Federal judge upholds portions of sexual harassment lawsuit against WVSOM

By Sarah Mansheim
A federal judge has dismissed four counts of a sexual harassment lawsuit against the West Virginia School of Osteopathic Medicine. Eight other counts remain in the pending lawsuit.
In an order issued on Aug. 11, U.S. District Judge Irene C. Berger dismissed portions of the lawsuit brought by a former student who alleges the school grossly mishandled her complaint of sexual assault by another student in August 2012.
The suit was filed last January, and named WVSOM and its President Michael Adelman, and employees Leslie Bicksler and Elaine Soper, as defendants. The plaintiff voluntarily removed two other defendants, also WVSOM employees, from the suit last June.
According to the suit, the plaintiff was drugged and raped by another student after she had been drinking at an off-campus party they both attended.
The suit alleges that the school punished the plaintiff after she reported the assault, failed to collect critical evidence that she had been drugged, imposed a no contact order against her, prohibited her from discussing her case with friends, professors or a therapist, and breached confidentiality when staff members discussed the matter with each other and other students. The suit continues that the school eventually encouraged the plaintiff to leave WVSOM, leaving them in violation of Title IX requirements, which prohibits any sexual discrimination in any federally funded education program or activity.
Berger upheld portions of the suit, stating that “allegations support an inference that WVSOM engaged in the investigation with the intention of minimizing the incident, protecting the school’s reputation, and putting the incident behind the institution,” and that WVSOM, “after ignoring or even encouraging continued harassment, informed her that she could not be protected on campus and facilitated her withdrawal. If these allegations are ultimately supported by the evidence, they could constitute deliberate indifference.”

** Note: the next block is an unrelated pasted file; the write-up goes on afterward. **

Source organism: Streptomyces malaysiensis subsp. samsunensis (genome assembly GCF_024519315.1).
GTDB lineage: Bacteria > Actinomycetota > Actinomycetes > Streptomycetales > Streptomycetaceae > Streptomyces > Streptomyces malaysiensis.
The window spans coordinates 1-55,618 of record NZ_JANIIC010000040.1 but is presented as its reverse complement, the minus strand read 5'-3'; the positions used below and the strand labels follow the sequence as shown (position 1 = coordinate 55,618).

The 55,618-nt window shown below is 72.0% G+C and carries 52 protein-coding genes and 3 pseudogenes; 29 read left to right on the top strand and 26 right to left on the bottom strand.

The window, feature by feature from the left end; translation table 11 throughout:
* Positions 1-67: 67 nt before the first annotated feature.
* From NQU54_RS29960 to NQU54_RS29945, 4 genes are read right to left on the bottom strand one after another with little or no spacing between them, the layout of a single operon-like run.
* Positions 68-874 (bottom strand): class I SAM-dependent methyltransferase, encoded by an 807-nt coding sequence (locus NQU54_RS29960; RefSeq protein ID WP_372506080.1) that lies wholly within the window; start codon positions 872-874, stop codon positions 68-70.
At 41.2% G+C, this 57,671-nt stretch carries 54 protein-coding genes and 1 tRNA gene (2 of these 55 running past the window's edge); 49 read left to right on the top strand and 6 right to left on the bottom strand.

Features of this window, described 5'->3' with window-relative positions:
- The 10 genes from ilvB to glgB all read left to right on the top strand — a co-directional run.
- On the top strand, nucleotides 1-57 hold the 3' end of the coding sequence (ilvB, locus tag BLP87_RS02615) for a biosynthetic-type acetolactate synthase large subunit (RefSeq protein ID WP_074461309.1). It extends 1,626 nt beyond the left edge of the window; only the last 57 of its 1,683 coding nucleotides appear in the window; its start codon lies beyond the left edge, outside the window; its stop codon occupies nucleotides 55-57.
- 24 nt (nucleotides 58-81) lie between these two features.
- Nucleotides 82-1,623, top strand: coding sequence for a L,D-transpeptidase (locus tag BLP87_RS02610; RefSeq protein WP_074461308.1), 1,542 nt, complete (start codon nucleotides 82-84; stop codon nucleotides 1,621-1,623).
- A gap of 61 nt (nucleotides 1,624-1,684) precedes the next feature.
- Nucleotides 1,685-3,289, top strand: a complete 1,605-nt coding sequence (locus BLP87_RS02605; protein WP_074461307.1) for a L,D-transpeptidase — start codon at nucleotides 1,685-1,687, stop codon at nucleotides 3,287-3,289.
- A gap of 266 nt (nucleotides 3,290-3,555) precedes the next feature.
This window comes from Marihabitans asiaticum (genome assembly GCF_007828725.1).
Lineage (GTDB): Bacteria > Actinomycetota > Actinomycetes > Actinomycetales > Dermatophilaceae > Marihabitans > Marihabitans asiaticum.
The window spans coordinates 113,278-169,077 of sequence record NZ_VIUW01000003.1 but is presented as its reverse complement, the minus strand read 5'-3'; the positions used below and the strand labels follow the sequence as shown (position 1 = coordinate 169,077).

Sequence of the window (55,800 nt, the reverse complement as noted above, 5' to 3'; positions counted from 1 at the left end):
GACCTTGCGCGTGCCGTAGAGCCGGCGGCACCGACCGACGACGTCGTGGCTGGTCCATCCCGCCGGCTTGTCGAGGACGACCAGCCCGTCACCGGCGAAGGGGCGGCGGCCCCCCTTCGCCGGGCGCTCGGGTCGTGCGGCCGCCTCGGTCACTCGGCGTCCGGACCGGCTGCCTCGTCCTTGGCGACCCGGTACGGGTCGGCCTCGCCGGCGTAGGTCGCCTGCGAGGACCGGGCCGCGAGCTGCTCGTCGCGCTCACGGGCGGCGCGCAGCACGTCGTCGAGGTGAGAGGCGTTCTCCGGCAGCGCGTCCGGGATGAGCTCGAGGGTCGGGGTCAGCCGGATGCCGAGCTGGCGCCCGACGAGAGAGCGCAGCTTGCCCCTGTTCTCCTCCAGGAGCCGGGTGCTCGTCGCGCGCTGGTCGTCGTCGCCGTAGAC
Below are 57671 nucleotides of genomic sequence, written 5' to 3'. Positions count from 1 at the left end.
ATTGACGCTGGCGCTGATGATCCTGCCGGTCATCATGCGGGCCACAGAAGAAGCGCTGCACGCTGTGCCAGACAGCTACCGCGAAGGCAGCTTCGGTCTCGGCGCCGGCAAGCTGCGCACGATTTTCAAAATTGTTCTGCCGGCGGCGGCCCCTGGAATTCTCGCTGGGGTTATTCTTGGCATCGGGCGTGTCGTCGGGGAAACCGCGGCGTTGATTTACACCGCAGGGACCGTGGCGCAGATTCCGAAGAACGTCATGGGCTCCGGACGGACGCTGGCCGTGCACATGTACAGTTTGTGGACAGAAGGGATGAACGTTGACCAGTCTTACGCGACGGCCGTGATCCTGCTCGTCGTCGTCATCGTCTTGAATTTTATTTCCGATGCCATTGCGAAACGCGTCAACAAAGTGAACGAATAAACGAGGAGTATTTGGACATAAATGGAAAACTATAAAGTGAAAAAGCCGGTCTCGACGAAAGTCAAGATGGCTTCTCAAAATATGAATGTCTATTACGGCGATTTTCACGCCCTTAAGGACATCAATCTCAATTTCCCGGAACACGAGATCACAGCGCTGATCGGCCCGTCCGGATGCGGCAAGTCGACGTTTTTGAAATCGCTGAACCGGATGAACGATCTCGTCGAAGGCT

Berger also upheld portions of the lawsuit alleging violation of Title IX violations, invasion of privacy, prima facie negligence, charges of unauthorized practice of law by Adelman and intentional infliction of emotional distress.
According to the suit, the plaintiff was informed by Adelman that she did not need an attorney for an on-campus hearing; her alleged attacker had an attorney. On her request, the court continued the hearing where she appeared with counsel and obtained a two-year order of protection.
Dismissed were charges of WVSOM failing to train and supervise personnel on handling sexual assault, engaging in unconstitutional custom and practices and breach of contract. Other charges dismissed hinged on Berger’s assertion that “a public university is an arm of the state and not subject to suit” under liability law.
WVSOM responded to Berger’s ruling with a continued denial of all accusations and a demand for strict proof of each allegation by the plaintiff, and a trial by jury.